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1. Introduction

Spring Boot CLI is a command-line abstraction that allows us to easily run Spring micro-services expressed as Groovy scripts. It also provides simplified and enhanced dependency management for those services.

This short article takes a quick look at how to configure Spring Boot CLI and execute simple terminal commands to run pre-configured micro-services.

We’ll use Spring Boot CLI 2.0.0.RELEASE for this article. The newest version of Spring Boot CLI can be found over at Maven Central.

2. Setting Up Spring Boot CLI

One of the easiest ways to set up Spring Boot CLI is to use SDKMAN. Setup and installation instructions for SDKMAN can be found here.

After installing SDKMAN, run the following command to automatically install and configure Spring Boot CLI:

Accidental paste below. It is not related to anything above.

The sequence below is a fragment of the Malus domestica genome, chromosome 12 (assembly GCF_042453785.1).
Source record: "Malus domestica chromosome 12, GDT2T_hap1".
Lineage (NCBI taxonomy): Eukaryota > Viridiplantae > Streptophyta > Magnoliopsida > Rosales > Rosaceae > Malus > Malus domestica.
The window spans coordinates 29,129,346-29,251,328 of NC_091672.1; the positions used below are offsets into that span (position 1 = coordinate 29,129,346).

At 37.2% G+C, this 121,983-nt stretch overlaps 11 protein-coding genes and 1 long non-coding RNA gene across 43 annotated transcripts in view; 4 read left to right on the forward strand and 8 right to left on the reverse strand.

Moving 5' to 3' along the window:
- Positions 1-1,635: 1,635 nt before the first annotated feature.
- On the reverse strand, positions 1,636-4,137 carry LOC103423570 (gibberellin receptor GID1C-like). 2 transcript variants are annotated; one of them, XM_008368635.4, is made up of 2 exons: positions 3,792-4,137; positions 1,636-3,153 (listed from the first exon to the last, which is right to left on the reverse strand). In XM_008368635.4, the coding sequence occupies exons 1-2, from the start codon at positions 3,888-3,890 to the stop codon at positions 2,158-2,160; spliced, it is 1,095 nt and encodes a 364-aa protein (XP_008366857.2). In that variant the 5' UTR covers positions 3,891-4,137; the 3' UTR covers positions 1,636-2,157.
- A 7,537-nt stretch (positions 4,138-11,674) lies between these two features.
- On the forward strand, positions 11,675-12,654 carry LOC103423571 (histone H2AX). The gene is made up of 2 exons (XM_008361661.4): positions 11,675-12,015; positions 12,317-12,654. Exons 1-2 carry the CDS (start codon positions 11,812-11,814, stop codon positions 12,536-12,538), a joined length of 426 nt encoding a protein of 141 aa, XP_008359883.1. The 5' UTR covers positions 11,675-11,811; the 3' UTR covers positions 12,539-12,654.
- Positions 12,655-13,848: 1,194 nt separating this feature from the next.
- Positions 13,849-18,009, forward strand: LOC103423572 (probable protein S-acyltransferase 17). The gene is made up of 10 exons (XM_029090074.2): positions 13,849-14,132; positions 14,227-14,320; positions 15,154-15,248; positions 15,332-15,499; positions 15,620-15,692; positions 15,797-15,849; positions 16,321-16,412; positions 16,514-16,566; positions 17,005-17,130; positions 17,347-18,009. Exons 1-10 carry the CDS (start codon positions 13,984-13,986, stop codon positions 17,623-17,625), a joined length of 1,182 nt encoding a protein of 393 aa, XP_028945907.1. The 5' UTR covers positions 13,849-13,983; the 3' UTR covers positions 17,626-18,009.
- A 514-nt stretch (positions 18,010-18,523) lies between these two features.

$ sdk install springboot

To verify the install, run the command:

$ spring --version

We can also install Spring Boot CLI by compiling from source, and Mac users can use pre-built packages from Homebrew or MacPorts. See the official docs for all installation options.

3. Common Terminal Commands

Spring Boot CLI provides several useful commands and features out-of-the-box. One of the most helpful features is Spring Shell, which wraps commands with the necessary spring prefix.

To start the embedded shell, we run:

spring shell

From here, we can directly enter desired commands without pre-pending the spring keyword (since we’re now in spring shell).

For example, we can display the current version of the running CLI by typing:

version

One of the most important commands is telling Spring Boot CLI to run a Groovy script:

run [SCRIPT_NAME].groovy

Spring Boot CLI will either automatically infer the dependencies or will do so given the correctly supplied annotations. After this, it will launch an embedded web container and app.

Let’s take a closer look at how to use Groovy script with Spring Boot CLI!

4. Essential Groovy Scripts

Groovy and Spring come together with Spring Boot CLI to allow powerful, performant micro-services to be quickly scripted in single-file Groovy deployments.